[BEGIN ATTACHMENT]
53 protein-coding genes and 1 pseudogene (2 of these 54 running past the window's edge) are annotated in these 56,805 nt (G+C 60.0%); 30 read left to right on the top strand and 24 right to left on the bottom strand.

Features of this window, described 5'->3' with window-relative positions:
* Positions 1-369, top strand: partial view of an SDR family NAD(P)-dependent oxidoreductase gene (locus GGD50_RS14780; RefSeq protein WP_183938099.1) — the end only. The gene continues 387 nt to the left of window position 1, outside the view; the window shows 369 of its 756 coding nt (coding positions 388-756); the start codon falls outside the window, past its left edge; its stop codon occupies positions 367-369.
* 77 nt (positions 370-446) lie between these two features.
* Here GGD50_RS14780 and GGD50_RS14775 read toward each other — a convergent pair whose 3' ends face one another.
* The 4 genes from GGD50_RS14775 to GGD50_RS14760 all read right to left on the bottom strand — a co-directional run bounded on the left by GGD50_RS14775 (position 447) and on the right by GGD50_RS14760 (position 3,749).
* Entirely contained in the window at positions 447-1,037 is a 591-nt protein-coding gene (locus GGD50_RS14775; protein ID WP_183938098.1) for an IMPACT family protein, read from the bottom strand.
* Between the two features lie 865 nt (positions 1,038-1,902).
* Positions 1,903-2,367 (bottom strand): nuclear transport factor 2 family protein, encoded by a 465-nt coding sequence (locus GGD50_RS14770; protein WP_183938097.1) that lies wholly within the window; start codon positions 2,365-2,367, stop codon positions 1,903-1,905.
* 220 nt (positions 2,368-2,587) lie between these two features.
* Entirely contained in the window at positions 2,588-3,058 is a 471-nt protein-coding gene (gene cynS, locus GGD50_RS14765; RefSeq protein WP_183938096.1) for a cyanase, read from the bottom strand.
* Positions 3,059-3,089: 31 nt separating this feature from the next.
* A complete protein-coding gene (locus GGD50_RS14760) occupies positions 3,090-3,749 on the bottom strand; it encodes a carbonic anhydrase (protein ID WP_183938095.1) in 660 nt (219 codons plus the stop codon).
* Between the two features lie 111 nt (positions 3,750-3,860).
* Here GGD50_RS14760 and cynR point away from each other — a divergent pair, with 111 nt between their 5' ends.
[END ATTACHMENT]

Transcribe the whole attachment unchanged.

53 protein-coding genes and 1 pseudogene (2 of these 54 running past the window's edge) are annotated in these 56,805 nt (G+C 60.0%); 30 read left to right on the top strand and 24 right to left on the bottom strand.

Features of this window, described 5'->3' with window-relative positions:
* Positions 1-369, top strand: partial view of an SDR family NAD(P)-dependent oxidoreductase gene (locus GGD50_RS14780; RefSeq protein WP_183938099.1) — the end only. The gene continues 387 nt to the left of window position 1, outside the view; the window shows 369 of its 756 coding nt (coding positions 388-756); the start codon falls outside the window, past its left edge; its stop codon occupies positions 367-369.
* 77 nt (positions 370-446) lie between these two features.
* Here GGD50_RS14780 and GGD50_RS14775 read toward each other — a convergent pair whose 3' ends face one another.
* The 4 genes from GGD50_RS14775 to GGD50_RS14760 all read right to left on the bottom strand — a co-directional run bounded on the left by GGD50_RS14775 (position 447) and on the right by GGD50_RS14760 (position 3,749).
* Entirely contained in the window at positions 447-1,037 is a 591-nt protein-coding gene (locus GGD50_RS14775; protein ID WP_183938098.1) for an IMPACT family protein, read from the bottom strand.
* Between the two features lie 865 nt (positions 1,038-1,902).
* Positions 1,903-2,367 (bottom strand): nuclear transport factor 2 family protein, encoded by a 465-nt coding sequence (locus GGD50_RS14770; protein WP_183938097.1) that lies wholly within the window; start codon positions 2,365-2,367, stop codon positions 1,903-1,905.
* 220 nt (positions 2,368-2,587) lie between these two features.
* Entirely contained in the window at positions 2,588-3,058 is a 471-nt protein-coding gene (gene cynS, locus GGD50_RS14765; RefSeq protein WP_183938096.1) for a cyanase, read from the bottom strand.
* Positions 3,059-3,089: 31 nt separating this feature from the next.
* A complete protein-coding gene (locus GGD50_RS14760) occupies positions 3,090-3,749 on the bottom strand; it encodes a carbonic anhydrase (protein ID WP_183938095.1) in 660 nt (219 codons plus the stop codon).
* Between the two features lie 111 nt (positions 3,750-3,860).
* Here GGD50_RS14760 and cynR point away from each other — a divergent pair, with 111 nt between their 5' ends.